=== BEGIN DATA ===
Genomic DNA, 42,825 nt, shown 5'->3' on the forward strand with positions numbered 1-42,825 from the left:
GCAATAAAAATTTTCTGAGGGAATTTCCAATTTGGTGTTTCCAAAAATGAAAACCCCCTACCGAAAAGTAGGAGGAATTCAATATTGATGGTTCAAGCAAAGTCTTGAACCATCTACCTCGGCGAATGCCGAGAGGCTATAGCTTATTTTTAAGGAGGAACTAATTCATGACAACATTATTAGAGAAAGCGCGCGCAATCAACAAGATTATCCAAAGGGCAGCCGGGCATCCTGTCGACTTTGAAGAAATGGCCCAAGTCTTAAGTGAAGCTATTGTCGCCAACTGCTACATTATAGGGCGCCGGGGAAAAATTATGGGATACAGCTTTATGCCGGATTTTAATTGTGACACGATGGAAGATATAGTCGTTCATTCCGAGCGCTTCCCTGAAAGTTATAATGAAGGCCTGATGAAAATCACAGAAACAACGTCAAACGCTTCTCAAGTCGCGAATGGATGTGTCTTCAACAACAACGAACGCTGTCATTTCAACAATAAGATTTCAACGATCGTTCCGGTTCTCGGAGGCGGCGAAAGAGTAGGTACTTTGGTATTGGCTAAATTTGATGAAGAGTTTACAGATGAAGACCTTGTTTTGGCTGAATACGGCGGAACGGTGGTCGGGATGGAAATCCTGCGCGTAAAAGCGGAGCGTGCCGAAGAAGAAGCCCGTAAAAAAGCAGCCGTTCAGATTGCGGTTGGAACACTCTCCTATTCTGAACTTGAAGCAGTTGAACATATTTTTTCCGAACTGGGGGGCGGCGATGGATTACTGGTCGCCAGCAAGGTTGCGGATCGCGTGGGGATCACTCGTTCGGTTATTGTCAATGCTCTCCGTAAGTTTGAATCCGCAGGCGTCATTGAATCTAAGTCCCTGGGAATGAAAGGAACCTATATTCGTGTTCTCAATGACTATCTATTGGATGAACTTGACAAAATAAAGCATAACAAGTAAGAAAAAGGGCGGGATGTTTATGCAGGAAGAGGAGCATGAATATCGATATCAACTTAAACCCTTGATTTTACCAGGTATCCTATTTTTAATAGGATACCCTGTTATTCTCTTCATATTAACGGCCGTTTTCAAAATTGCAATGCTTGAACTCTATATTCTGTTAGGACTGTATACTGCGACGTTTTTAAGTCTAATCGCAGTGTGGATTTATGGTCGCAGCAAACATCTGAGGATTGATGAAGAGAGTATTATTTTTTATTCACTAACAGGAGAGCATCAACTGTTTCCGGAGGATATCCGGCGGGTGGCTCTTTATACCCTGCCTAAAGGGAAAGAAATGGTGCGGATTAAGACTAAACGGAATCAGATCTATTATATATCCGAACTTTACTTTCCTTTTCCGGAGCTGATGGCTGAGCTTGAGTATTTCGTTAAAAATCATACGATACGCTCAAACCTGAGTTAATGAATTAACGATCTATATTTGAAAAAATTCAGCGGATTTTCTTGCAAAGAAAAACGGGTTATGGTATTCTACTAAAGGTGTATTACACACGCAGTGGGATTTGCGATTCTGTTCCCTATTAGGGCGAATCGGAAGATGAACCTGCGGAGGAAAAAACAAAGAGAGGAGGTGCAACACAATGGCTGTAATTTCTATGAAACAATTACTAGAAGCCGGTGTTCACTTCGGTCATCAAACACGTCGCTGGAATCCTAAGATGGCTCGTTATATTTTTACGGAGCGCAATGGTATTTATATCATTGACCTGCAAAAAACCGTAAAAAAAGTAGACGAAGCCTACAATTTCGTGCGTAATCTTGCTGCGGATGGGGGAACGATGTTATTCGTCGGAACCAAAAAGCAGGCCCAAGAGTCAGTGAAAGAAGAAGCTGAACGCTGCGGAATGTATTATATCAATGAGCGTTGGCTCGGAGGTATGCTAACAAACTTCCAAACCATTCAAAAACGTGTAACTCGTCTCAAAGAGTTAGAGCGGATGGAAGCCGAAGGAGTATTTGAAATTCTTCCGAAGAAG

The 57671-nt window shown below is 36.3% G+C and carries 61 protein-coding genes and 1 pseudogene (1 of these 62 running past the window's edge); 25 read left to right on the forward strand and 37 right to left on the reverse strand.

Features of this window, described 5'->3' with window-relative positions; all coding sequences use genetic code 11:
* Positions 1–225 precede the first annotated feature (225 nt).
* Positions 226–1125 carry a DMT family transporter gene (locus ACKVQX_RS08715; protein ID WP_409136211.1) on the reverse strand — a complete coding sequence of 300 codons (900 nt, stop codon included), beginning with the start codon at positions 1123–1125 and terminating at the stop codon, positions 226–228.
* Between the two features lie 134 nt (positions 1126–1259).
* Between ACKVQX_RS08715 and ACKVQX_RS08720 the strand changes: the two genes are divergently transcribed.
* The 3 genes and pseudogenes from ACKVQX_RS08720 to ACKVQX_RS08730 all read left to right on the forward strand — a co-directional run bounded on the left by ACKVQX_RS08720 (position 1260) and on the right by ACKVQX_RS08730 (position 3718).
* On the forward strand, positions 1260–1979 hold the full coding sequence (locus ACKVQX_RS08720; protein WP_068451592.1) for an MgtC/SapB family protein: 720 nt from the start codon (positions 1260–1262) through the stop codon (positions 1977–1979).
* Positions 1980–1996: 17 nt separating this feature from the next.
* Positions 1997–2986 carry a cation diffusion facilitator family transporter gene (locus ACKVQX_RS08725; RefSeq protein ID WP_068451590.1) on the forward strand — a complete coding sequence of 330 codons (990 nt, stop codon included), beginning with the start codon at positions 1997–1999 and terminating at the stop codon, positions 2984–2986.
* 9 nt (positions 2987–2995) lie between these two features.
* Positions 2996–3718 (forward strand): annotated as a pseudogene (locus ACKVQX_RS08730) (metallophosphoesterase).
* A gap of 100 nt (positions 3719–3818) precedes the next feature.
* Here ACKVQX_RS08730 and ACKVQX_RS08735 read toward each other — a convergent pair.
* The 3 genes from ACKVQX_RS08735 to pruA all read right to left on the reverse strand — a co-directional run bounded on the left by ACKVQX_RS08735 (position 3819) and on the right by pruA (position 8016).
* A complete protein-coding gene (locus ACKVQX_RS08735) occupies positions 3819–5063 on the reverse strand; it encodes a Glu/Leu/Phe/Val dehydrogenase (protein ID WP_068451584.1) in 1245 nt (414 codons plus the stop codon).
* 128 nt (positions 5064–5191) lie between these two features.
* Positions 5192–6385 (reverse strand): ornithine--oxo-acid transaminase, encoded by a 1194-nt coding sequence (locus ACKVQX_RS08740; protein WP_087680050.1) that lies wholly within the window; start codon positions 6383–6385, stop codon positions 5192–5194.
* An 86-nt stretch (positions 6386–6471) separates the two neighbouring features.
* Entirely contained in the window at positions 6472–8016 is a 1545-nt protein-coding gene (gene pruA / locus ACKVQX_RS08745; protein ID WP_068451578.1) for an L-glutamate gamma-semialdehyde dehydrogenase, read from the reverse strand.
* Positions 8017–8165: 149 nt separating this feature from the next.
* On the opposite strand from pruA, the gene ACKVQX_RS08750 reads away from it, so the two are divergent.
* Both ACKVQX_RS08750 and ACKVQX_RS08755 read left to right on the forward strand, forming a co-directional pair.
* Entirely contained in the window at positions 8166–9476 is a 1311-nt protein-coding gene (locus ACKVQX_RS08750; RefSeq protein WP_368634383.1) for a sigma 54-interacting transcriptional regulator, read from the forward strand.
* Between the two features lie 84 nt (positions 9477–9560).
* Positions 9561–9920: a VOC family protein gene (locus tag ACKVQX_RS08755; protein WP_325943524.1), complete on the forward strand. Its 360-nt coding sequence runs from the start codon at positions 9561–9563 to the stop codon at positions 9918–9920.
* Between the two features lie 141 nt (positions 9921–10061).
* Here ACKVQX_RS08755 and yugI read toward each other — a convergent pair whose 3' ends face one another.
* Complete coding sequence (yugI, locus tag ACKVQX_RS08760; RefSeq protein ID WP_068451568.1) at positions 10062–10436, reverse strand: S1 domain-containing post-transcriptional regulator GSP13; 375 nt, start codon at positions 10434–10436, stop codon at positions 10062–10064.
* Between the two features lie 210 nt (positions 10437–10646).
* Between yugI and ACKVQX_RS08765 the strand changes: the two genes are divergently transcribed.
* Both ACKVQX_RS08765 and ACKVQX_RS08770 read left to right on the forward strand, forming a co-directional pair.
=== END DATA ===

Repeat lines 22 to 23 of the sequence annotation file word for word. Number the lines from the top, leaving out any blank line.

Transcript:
* Entirely contained in the window at positions 6472–8016 is a 1545-nt protein-coding gene (gene pruA / locus ACKVQX_RS08745; protein ID WP_068451578.1) for an L-glutamate gamma-semialdehyde dehydrogenase, read from the reverse strand.
* Positions 8017–8165: 149 nt separating this feature from the next.